The economy grew at an unflattering 1.3% annual rate in the second quarter, while first quarter GDP growth has been revised downwards to a wretched 0.4%.
Against the backdrop of these abysmal numbers, the US government appears poised to do its best to make matters worse. Even if the debt limit negotiations generate an agreement, this is likely to entail a rather substantial anti-stimulus over the next couple of years. When combined with the expiration of the unemployment insurance extensions and of last year’s payroll tax cut, one can expect the US government to shortly be withdrawing somewhere on the order of a quarter of a trillion dollars from the economy.
The forecasting group Macroeconomic Advisers estimates that, as a result of the possible debt limit deals alone, GDP will be roughly 0.1 percentage points lower next year, and up to almost 0.5 points lower in 2013.
Again, it is useful to remind ourselves that this is purely self-inflicted. There is no requirement that budget savings be produced equal to the value of the rise in the debt ceiling—this is entirely a result of political strategy and political demands. And aside from the debt limit negotiations themselves, there is not much of a case to be made that reducing deficits in the near term in any way solves an emergent economic problem. Interest rates are low by historical standards and inflation remains in check. What’s more, key indicators show little evidence of expectations of increasing inflation down the road (for more on this, see the Levy Institute’s Public Policy Brief on the health of the recovery, containing useful numbers on measures of inflationary expectations).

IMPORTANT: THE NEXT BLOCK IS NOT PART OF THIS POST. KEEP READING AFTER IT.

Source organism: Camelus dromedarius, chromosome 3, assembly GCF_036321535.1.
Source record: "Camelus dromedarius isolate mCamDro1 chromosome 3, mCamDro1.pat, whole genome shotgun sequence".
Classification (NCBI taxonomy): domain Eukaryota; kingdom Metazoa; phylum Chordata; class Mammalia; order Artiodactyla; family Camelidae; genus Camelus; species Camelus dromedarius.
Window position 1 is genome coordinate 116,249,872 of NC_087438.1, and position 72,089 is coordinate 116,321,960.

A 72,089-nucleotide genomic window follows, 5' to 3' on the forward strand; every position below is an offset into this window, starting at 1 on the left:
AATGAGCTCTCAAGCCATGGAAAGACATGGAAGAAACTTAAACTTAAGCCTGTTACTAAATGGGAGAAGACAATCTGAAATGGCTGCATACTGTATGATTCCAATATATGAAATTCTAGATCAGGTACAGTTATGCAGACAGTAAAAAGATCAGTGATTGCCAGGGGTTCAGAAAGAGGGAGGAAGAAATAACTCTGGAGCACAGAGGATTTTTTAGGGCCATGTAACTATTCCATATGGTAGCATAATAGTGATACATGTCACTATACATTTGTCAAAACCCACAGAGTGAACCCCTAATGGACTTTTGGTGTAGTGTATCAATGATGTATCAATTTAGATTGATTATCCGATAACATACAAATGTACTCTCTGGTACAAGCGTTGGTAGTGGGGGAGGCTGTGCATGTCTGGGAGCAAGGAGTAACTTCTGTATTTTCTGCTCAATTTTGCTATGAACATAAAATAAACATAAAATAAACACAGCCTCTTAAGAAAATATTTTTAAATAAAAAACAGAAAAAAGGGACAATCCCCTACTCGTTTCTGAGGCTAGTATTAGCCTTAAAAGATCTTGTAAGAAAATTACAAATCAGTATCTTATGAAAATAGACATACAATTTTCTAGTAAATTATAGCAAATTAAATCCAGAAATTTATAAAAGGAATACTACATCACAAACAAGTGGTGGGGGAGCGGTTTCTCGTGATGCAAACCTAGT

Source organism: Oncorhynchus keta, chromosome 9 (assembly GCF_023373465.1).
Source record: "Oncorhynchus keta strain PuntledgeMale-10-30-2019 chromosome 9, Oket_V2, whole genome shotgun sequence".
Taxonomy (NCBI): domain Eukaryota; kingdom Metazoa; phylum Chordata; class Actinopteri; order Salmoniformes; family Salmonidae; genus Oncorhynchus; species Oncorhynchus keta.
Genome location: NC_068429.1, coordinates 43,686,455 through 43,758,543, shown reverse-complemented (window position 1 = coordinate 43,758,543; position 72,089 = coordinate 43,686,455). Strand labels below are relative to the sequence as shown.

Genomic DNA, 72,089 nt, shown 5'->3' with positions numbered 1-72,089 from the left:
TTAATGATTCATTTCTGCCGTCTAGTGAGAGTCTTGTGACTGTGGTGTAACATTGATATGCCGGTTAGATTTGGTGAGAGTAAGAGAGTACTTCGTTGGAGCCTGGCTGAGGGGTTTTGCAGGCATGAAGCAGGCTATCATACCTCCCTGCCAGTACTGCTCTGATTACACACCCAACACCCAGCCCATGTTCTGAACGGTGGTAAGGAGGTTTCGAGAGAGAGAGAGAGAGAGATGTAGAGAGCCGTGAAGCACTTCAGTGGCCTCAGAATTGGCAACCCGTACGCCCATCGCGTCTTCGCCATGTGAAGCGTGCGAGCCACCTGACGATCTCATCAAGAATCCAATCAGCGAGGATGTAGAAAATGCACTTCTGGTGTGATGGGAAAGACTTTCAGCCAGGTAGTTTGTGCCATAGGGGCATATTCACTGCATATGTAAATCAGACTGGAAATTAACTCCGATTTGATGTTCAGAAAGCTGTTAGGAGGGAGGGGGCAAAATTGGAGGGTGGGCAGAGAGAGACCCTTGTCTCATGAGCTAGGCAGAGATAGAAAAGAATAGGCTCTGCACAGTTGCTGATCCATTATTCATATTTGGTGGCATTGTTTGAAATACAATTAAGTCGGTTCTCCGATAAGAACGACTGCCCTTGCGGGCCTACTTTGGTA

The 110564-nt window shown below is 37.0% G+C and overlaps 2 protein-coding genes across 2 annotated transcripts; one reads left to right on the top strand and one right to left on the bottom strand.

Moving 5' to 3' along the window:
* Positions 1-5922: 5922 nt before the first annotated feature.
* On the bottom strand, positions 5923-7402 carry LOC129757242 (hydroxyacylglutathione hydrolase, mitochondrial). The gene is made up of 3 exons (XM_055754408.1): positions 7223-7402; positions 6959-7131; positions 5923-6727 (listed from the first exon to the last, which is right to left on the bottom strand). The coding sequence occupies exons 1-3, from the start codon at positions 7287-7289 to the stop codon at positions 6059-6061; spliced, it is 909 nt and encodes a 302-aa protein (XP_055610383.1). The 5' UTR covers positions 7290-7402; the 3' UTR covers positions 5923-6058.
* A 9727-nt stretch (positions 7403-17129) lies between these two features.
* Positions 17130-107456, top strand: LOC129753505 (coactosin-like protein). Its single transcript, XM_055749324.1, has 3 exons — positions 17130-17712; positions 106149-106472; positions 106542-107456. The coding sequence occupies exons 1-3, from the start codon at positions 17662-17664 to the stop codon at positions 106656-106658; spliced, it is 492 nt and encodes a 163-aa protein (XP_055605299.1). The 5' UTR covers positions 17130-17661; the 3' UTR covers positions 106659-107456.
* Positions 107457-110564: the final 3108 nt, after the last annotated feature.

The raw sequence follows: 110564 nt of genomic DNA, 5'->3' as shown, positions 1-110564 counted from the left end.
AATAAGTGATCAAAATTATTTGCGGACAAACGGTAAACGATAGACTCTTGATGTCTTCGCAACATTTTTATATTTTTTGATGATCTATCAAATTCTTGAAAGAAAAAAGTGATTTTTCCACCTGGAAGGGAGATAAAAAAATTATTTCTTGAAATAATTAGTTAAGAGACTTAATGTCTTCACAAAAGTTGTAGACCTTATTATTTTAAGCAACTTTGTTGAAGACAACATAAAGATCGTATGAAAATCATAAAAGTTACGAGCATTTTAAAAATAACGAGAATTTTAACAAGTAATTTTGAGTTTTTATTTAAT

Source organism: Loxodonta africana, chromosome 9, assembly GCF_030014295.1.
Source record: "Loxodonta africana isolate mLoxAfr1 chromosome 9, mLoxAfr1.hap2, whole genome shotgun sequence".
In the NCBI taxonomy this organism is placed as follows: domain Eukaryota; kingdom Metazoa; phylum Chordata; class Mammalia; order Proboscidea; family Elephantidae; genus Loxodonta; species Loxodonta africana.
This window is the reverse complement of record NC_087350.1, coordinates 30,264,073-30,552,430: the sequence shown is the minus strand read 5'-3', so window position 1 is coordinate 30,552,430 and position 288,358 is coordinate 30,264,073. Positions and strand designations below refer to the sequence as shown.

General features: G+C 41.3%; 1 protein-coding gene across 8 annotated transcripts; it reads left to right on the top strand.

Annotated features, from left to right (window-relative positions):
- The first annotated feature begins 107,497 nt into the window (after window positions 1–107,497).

Debt and deficits are not some moral stain on the nation; they are simply a matter of economic accounting. And as such, with regard to the idea of reducing debt and deficit levels we must always ask: what problem is this supposed to solve? In a recent working paper, Levy Institute Research Associate Mathew Forstater provides a helpful primer (pp. 6-13) on three different ways of understanding the potential economic issues surrounding government debt and deficits: from a “deficit hawk,” “deficit dove,” and “functional finance” approach.